Yarra icon assembles brilliant range from stellar vintage

I suppose it’s just the way with old farms. On the face of it, a calm timelessness. Behind that, industriousness and constant renewal through breeding seasons and growth cycles.

So it goes with Yeringberg. After more than 150 years, the past and present blend comfortably together. Fourth generation Sandra and David de Pury are working to maintain the land and the environment: planting trees, deterring weeds and pests, protecting the soil to grow grass for healthy lambs and calves. And tending the vines to bring forth delicious wines, of course.

On that front, they’re preparing a new Pinot Noir vineyard, which you will be able to see from the farmyard. Posts are soon to be driven into the ground; trellis wires, irrigation pipes and fencing will follow. Then the new vines, already grafted onto phylloxera-resistant rootstocks, will be planted in November/December.

The de Purys have started on the journey to future-proof their grape supply. They’ve collected dormant buds from preferred old vines and grafted these onto rootstock. These are currently putting out the first tentative signs of growth, tucked warm and humidly away indoors. After several weeks they’ll have developed roots, ready to move into a new hothouse for a year of tender loving care before being planted in a new vineyard block east of the old vineyard site.

At Yeringberg the family strive to make better wine each year, with constant improvements in the myriad steps from vineyard management to bottling. Their goal is to make balanced, ageworthy wines that show their vintage and origin.

And they do this so very well.

Yeringberg farm looks like nowhere else on the Australian wine scene, an archaic alpine milking shed on its own remote rolling slopes. Yeringberg the juice likewise looks like nowhere else on the Australian wine scene. That’s what happens when you refine the patterns of life on the farm over the course of 157 years.

The land has seen all sorts of seasons in that time, many memorable for their own particularities. The one we’re presenting now was pretty cool, the kind that yields finesse and detail among experience growers. It played out perfectly on the storied hill of Yeringberg.

Sandra de Pury says it straight. “The 2017 wines are from a superb vintage.”
We know that you will enjoy them.


2017 Yeringberg Viognier $46

Hand-picked, part early for acidity, part late for flavour, crushed and destemmed, a mix of wild and cultured yeasts, 11 months in used oak, With none or little mlf, viognier is a notoriously perverse variety, but Yeringberg has exceeded itself here. There is undoubted varietal character, but it hasn’t been at the cost of heavy phenolics.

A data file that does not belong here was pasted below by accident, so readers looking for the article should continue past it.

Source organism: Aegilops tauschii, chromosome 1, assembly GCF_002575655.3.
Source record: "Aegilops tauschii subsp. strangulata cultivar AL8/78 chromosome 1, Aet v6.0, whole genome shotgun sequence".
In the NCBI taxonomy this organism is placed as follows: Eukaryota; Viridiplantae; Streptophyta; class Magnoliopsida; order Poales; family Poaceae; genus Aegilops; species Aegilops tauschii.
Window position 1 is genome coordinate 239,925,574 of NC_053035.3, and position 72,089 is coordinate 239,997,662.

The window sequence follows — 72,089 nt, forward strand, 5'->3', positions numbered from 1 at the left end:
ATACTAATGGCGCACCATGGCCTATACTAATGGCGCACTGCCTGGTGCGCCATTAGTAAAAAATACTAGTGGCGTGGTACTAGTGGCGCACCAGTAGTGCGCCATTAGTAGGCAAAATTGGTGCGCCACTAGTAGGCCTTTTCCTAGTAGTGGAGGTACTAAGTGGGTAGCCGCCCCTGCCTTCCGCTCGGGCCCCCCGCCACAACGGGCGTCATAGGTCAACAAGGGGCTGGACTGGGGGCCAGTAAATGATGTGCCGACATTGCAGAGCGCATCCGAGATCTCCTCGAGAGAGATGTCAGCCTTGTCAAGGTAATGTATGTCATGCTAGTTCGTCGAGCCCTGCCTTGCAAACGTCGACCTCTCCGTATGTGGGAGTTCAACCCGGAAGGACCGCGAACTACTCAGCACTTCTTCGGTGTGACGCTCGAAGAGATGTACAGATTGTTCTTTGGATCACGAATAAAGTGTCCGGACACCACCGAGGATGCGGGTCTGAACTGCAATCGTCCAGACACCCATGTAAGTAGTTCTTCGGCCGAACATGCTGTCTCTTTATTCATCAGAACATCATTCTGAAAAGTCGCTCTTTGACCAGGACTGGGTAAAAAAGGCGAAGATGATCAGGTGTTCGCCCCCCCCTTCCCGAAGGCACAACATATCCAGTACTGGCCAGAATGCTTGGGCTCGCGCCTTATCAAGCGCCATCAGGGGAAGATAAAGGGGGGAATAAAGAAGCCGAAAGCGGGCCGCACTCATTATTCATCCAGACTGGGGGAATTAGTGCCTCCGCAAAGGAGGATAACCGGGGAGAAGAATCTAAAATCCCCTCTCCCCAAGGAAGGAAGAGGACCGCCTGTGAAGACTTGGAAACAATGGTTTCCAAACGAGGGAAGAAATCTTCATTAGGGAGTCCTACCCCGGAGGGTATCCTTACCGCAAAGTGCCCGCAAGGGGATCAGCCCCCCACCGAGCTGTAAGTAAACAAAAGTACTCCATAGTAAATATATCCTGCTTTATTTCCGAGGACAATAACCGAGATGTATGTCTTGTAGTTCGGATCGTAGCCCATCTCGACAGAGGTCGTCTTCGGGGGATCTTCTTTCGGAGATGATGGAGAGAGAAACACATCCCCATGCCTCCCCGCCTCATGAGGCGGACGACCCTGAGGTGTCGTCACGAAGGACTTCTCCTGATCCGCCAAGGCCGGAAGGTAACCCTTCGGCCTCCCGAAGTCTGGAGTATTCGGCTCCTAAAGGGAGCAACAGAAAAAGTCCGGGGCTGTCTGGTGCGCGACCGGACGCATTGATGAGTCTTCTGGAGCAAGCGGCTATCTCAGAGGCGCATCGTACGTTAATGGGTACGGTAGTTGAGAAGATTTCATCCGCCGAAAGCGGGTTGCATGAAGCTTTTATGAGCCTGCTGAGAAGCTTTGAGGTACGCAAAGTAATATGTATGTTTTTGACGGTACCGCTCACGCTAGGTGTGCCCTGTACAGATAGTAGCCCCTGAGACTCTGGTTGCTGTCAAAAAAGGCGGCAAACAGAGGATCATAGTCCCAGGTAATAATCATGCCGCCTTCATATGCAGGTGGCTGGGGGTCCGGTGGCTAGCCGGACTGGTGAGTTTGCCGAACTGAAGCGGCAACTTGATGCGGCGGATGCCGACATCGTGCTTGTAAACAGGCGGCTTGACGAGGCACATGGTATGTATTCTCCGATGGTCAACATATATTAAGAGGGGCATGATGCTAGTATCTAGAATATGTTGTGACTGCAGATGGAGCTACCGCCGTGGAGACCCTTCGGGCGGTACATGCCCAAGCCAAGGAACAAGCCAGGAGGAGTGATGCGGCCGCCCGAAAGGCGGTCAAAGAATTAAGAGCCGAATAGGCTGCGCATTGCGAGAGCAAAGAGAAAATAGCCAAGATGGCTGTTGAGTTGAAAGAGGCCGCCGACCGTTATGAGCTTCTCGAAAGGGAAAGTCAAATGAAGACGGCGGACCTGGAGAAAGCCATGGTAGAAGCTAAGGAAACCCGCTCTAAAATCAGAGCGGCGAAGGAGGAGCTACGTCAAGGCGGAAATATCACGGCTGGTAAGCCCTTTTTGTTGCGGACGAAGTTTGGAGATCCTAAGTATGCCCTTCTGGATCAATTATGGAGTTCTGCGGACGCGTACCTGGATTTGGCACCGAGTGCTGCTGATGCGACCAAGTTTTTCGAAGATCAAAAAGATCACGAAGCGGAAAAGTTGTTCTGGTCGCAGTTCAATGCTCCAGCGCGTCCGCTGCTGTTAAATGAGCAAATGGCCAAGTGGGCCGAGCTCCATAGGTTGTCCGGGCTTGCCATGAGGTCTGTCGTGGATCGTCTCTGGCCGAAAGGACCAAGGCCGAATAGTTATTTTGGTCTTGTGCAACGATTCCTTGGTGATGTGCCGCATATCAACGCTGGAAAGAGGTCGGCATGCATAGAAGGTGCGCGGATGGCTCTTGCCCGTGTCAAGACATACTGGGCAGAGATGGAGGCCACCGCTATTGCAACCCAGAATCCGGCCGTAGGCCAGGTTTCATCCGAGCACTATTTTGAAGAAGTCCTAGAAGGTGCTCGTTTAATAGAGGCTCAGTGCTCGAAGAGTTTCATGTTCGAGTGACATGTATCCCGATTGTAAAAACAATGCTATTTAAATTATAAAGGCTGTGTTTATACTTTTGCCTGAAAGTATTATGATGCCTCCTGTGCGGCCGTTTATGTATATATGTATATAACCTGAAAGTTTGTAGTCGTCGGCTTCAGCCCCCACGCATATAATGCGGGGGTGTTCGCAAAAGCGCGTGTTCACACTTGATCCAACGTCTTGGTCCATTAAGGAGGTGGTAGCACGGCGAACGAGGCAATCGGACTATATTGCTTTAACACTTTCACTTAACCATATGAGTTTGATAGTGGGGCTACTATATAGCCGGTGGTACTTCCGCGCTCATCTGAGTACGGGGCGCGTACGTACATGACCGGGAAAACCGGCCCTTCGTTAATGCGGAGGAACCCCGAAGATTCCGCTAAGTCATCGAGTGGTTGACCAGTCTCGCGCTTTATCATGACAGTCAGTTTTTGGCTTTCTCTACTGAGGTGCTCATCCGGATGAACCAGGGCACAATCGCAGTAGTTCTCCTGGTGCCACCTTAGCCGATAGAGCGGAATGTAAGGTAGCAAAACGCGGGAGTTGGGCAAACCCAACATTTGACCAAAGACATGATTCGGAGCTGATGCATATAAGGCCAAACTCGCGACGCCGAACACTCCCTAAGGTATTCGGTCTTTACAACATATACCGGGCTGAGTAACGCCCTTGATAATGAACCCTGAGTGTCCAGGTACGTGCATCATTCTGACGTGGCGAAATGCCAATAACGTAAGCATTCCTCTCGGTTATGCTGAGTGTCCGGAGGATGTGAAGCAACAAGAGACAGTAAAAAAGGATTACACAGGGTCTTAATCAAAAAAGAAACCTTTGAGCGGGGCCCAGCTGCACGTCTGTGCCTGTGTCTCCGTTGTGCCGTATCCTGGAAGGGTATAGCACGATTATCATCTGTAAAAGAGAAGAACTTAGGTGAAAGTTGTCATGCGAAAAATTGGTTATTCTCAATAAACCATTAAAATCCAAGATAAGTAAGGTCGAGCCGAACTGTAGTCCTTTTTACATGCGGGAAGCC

94 points. James Halliday, Halliday Wine Companion 2020

2017 Yeringberg Marsanne/Roussanne $66

Different maturity dates meant separate vinification, barrel-aged, no new oak, no bâtonnage, blended after 10 months. As usual, a dry blend that saves all the best for those who wait 5-10 years, this vintage especially.

95 points. James Halliday, Halliday Wine Companion 2020

2017 Yeringberg Chardonnay $66

Hand-picked, 30% whole-bunch pressed, 70% crushed and destemmed, 70% wild-fermented, 35% mlf, matured for 11 months in barrel. Rich, round and supple. Strikingly different to the Mornington Peninsula styles coming ex ’17.

95 points. James Halliday, Halliday Wine Companion 2020

2017 Yeringberg Pinot Noir $98

This has attractively fresh red cherries and beautifully pure and fragrant perfume. The palate is fleshy, supple and so deliciously fresh. A superb Pinot from Yeringberg, one of their finest recent vintages. Drink or hold. Screw cap.

95 points. Nick Stock, JamesSuckling.com

2017 Yeringberg Shiraz $85

Medium to full red with a tint of purple, a lighter colour for Shiraz, and the aroma has lots of cool-grown pepper, clove, garden mint and manifold other spices. The wine is intense and elegant, yet full-bodied, with a lot of licorice and pepper touches that endure on the palate and aftertaste. Lively, with fresh acidity and energy plus. A little ageing could mellow this to advantage. It’s very young and has a bright future.

94 points. Huon Hooke, The Real Review April 2020

2017 Yeringberg Cabernets $98

Deep, bright red colour with a good tint of purple. The bouquet has mulberry, violet and cranberry aromas, quite multi-faceted, while the palate is bright and concentrated, with a lovely array of flavours. It’s very complex and detailed with floral, spice and berry flavours galore. The tannins are fine and insistent and run the full length of the palate. This is sheer class.

96 points. Huon Hooke, The Real Review April 2020

2 thoughts on “Yeringberg ’17s

  1. Wendy Harries says:

    Very informative, loved it
    I am a newcomer to Cellarhand
    I love the Marsanne Rousanne
    I always like advice about potential for cellaring

    • cellarhand says:

      Thanks for the comment, Wendy. Yes, it’s such a subtle, sophisticated slow-burner of a wine. It ages beautifully, too – something Yeringberg has been able to prove several times over, given the de Pury’s consistency with this range. The 2011 we have in the store was released from the cellar last year, and shows how nicely these show with some years under their belt.

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